Press

“The 15th annual Standard Bank Top Women Awards hosted at the renowned Emperors Palace this year shines the spotlight on leaders and organisations driving gender empowerment in South Africa.”

Shining the spotlight on South Africa’s most influential women in business & government. Celebrating 15 years in driving change to inspire tomorrow’s leaders.

“The South African economy’s stubborn lack of growth shows that we have still not recovered fully from the 2008 economic crisis.

While the World Bank forecasts an average 4.5% GDP growth for emerging markets, our growth forecast is 1.1%.”

When Black Royalty Minerals, a subsidiary of the Makole Group launched the Chilwavhusiku Colliery in Bronkhorstspruit in January 2018, one of its primary objectives was to create economic development in the community. Key to this was ensuring that over 80% of the colliery workforce are locals and from a supplier and procurement perspective, they meet the BBBEE criteria and are sourced from the surrounding Bronkhorstspruit community.

The South African economy’s stubborn lack of growth shows that we have still not recovered fully from the 2008 economic crisis. While the World Bank forecasts an average of 4.5% GDP growth for emerging markets, our growth forecasts are a paltry 1.1%. There are many reasons for this dismal performance, but most would agree that policy uncertainty in key areas of the economy, especially relating to transformation, is a leading factor.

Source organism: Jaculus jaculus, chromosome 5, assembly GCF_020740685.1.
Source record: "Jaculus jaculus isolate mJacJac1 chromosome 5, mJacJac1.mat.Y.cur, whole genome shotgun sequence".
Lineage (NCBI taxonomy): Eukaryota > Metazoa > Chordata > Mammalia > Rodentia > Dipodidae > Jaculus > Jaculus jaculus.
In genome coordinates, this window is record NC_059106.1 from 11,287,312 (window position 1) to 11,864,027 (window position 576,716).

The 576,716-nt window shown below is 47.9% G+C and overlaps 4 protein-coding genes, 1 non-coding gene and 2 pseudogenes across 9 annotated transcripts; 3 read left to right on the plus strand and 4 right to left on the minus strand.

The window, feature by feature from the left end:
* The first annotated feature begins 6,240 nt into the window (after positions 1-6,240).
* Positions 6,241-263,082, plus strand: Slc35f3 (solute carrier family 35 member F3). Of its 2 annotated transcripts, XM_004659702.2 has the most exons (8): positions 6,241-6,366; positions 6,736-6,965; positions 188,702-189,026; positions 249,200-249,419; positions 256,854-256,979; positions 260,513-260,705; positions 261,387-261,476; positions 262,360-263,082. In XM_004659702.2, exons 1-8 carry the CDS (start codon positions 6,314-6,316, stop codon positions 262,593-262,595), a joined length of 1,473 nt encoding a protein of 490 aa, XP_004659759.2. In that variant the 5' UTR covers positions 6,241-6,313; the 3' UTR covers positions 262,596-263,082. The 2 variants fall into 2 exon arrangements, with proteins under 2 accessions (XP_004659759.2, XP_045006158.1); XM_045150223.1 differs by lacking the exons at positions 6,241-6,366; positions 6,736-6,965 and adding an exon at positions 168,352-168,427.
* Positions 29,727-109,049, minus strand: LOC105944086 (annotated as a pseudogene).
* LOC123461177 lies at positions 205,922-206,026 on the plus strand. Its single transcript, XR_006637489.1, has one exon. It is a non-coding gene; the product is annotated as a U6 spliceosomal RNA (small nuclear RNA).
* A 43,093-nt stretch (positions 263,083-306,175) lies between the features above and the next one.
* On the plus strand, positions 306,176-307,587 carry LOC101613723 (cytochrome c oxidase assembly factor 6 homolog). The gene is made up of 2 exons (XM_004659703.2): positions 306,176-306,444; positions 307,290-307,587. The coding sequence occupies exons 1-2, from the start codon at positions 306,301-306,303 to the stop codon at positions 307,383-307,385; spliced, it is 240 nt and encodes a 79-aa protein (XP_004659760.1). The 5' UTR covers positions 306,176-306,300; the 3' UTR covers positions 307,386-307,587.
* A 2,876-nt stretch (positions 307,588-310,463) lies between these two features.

The South African economy’s stubborn lack of growth shows that we have still not recovered fully from the 2008 economic crisis. While the World Bank forecasts an average of 4.5 percent GDP growth for emerging markets, our growth forecasts are a paltry 1.1 percent.

Stories of black miners who have tried and failed and tried again to participate in the mining industry are common, which is perhaps why black miners’ goals seem to no longer be part of Mining Charter debates and may explain why their voices are not prominent.

If radical socio-economic transformation – the term favored by South African politicians these days – had a face, it would probably look like one of the many new mining operations being established by new players in the industry.

A recent report by Statistics South Africa noted that mining production had increased by 6.5 per cent year-on-year, up from the annual growth of 5.2 per cent reported in October 2017.This bodes well for Black Royalty Minerals, a subsidiary of the Makole Group, which launched its first colliery in Bronkhorstspruit earlier this week.

A recent report by Statistics South Africa noted that mining production had increased by 6.5% year-on-year, up from the annual growth of 5.2% reported in October 2017. This bodes well for Black Royalty Minerals (BRM), a subsidiary of the Makole Group, which launched its first colliery in Bronkhorstspruit, a small town east of Pretoria characterised by typical socio-economic issues faced by many poor communities in South Africa.

The City of Tshwane has provided busses to every ward in Bronkhorstspruit, in an effort to alleviate youth unemployment in the area.

The busses will collect youth from various points, taking them to the Black Royal Mine to drop off their CVs.